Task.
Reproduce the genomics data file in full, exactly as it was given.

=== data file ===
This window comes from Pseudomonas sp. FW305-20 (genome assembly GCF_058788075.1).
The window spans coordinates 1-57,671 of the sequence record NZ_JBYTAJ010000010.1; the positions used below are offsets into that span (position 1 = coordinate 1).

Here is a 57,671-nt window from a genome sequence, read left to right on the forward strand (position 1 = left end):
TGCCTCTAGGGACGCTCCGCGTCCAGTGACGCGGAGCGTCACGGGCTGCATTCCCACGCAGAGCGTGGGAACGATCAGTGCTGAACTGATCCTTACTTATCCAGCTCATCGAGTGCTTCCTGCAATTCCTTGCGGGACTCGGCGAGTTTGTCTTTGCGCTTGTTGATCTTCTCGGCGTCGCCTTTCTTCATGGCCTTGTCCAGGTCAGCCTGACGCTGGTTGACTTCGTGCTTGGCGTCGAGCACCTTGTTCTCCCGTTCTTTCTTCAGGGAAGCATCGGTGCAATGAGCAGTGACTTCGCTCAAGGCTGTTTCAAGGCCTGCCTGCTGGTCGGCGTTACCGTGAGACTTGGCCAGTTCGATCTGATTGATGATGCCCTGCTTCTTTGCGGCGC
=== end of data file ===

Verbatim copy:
This window comes from Pseudomonas sp. FW305-20 (genome assembly GCF_058788075.1).
The window spans coordinates 1-57,671 of the sequence record NZ_JBYTAJ010000010.1; the positions used below are offsets into that span (position 1 = coordinate 1).

Here is a 57,671-nt window from a genome sequence, read left to right on the forward strand (position 1 = left end):
TGCCTCTAGGGACGCTCCGCGTCCAGTGACGCGGAGCGTCACGGGCTGCATTCCCACGCAGAGCGTGGGAACGATCAGTGCTGAACTGATCCTTACTTATCCAGCTCATCGAGTGCTTCCTGCAATTCCTTGCGGGACTCGGCGAGTTTGTCTTTGCGCTTGTTGATCTTCTCGGCGTCGCCTTTCTTCATGGCCTTGTCCAGGTCAGCCTGACGCTGGTTGACTTCGTGCTTGGCGTCGAGCACCTTGTTCTCCCGTTCTTTCTTCAGGGAAGCATCGGTGCAATGAGCAGTGACTTCGCTCAAGGCTGTTTCAAGGCCTGCCTGCTGGTCGGCGTTACCGTGAGACTTGGCCAGTTCGATCTGATTGATGATGCCCTGCTTCTTTGCGGCGC